Most decentralized finance (DeFi) lending is secured through collateral offered up by borrowers.
Billions of dollars are currently locked in DeFi lending protocols like Aave, MakerDAO and Compound. These applications are only useful for the richest 1% of crypto users, as large sums of capital are needed to take out loans.
Enter Huma Finance, a startup that creates income-backed DeFi loans, using off-chain data on a person’s income to qualify them for crypto loans.
Huma Finance claims to make DeFi lending accessible to everyone — an idea that resonated with many developers who participated in a hackathon ahead of ETHDenver.
Huma Finance co-founders Erbil Karaman and Richard Liu explained how the company can bring DeFi lending to the people that need it most:
“Huma is an income-backed DeFi protocol for the 99%. There’s a huge global unmet capital need for small businesses and people; local institutions can’t meet their needs, and they can’t get loans in crypto because they’re only built for whales that can stake their assets. We built a protocol where different lending businesses can be launched to serve this unmet need in emerging markets. Invoices they get off-chain can be put on-chain and be brought to life, being utilized through capital markets in DeFi.”
KryptoKredit, a startup building on top of Huma Finance, was a hackathon winner. The company allows users to earn an on-chain credit score for their cash transactions.
During KryptoKredit’s presentation, the team acknowledged the low accessibility to credit. Only 23% of people currently have access to credit, while many more deal in cash. By using Huma Finance, vendors and payers can be incentivized to bring cash transaction data on chain, allowing for anyone with access to the internet to build a credit score.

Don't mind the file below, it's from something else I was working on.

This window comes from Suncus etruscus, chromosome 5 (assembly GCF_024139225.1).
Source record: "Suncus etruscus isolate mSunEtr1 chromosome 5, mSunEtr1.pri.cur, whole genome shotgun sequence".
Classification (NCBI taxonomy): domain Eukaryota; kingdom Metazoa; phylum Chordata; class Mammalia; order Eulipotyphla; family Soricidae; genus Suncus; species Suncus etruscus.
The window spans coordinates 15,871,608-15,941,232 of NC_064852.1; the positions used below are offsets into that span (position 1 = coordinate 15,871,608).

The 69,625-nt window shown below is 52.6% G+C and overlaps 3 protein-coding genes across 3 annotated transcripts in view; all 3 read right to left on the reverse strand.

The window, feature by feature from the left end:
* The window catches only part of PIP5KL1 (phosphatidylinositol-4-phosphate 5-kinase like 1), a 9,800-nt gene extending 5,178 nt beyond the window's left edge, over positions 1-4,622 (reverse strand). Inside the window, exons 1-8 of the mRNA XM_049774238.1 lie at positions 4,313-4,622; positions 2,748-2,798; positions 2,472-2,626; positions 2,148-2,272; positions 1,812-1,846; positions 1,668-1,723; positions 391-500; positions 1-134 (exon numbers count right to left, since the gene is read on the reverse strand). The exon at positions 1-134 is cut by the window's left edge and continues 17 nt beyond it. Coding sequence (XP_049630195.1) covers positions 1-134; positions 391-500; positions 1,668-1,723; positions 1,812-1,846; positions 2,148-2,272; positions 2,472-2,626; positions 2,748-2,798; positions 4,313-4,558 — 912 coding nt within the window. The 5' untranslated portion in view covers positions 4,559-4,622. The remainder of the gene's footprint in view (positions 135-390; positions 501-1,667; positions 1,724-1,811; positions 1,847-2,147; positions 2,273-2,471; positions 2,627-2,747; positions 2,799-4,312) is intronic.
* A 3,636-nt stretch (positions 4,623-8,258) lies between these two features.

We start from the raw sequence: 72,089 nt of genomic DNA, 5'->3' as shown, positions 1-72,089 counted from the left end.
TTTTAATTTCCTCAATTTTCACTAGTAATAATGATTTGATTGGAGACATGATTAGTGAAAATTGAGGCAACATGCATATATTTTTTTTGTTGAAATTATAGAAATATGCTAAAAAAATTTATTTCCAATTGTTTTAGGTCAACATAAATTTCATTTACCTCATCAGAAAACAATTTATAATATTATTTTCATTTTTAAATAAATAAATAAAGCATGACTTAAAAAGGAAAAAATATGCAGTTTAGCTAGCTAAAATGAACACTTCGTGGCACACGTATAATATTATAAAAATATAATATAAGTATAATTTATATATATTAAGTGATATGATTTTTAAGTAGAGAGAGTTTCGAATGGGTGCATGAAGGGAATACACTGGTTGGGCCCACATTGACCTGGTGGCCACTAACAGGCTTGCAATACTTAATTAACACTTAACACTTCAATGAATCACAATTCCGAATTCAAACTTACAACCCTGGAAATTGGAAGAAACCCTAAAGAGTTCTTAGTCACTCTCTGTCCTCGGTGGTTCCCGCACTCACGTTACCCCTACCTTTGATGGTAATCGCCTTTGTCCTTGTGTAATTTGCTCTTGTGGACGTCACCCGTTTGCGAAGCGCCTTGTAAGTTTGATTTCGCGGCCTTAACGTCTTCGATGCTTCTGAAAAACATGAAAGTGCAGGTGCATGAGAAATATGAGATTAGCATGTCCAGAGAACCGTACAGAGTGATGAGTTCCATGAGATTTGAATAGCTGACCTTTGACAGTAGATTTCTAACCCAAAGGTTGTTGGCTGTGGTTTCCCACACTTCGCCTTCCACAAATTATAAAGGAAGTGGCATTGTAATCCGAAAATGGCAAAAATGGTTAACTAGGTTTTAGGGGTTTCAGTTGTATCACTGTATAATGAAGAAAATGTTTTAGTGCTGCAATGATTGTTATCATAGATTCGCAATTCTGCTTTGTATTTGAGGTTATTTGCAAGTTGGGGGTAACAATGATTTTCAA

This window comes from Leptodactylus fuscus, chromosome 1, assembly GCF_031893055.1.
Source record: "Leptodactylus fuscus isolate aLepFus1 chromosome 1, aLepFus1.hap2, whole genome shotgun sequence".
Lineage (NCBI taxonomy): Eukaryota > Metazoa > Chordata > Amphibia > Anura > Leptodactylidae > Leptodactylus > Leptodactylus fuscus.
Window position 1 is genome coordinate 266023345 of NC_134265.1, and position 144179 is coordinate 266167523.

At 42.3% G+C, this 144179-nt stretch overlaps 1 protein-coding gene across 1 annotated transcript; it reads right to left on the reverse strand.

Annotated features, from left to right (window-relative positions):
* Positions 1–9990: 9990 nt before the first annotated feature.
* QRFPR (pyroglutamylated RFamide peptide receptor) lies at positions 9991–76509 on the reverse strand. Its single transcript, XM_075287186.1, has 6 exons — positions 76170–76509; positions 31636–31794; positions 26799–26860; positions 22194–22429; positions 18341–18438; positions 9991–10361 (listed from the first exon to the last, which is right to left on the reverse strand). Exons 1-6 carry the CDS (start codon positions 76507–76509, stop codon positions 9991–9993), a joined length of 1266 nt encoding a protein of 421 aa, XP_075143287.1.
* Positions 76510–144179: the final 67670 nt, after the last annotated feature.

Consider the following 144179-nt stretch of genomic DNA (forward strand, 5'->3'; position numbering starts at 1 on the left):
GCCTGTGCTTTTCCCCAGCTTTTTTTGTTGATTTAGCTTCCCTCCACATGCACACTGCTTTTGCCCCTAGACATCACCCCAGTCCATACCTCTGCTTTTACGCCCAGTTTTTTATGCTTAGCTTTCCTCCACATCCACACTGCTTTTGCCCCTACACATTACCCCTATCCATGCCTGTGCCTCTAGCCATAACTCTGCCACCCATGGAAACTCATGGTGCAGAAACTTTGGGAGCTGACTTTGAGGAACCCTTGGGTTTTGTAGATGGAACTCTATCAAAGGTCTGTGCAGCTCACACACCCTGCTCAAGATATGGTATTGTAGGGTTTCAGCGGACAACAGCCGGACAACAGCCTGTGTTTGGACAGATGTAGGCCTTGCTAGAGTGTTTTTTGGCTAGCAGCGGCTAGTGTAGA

There’s clear interest from developers on Ethereum to make lending more accessible to those that need it most, which Karaman elaborated on during the interview:
“We just announced our $8.3 million seed round, and we have over 20 other builders already creating use cases on Huma Finance,” Liu added, “We launched last Thursday, and the message was well received; people felt it just makes sense. I didn’t expect so many people to build with us. So many people came to our booth, I lost my voice.”
Karaman chose to build in web3 rather than a traditional fintech solution because came down to decentralization, infrastructure, and incentivization mechanisms:
“We feel there’s a huge global need for these kinds of services. It’s hard to serve these needs going through traditional institutions, and we saw there’s a huge opportunity to build these technologies using web3. We came to ETHDenver last year and won the DeFi track Hackathon, and since we got so much support from the community, we kept building,” Karaman told Benzinga.
“Compound and Aave are asset-backed protocols. But in real life, everything uses future income to qualify for loans. That primitive income is missing from web3. We built the stack from the ground up to understand different income sources, figure out the mechanisms to tokenize them, then enable the pools for people to build for different use cases,” Liu says.
From a high level, Liu explains how income can be tokenized via NFTs, allowing for use cases throughout Ethereum’s ecosystem:
“We’ve launched with on-chain partners SuperFluid, Circle, and Request Network, and they mint the payment stream as an NFT,” Liu says. “Whoever owns the NFT will own the income stream. Say you have an invoice for $5,000, it can be tokenized as an NFT and the owner of the NFT has rights to the payments from that invoice.”
Ethereum‘s foundation is built on permissionless, trustless, and immutable concepts that may be most impactful for the unbanked and underprivileged demographics. Today, the industry is stereotyped by the concentration of wealth the technology has created, yet builders are most excited about the innovation helping the 99%, leveling the playing field by creating a more accessible ecosystem. Without these builders, crypto stands a slim chance of becoming a ubiquitous financial technology.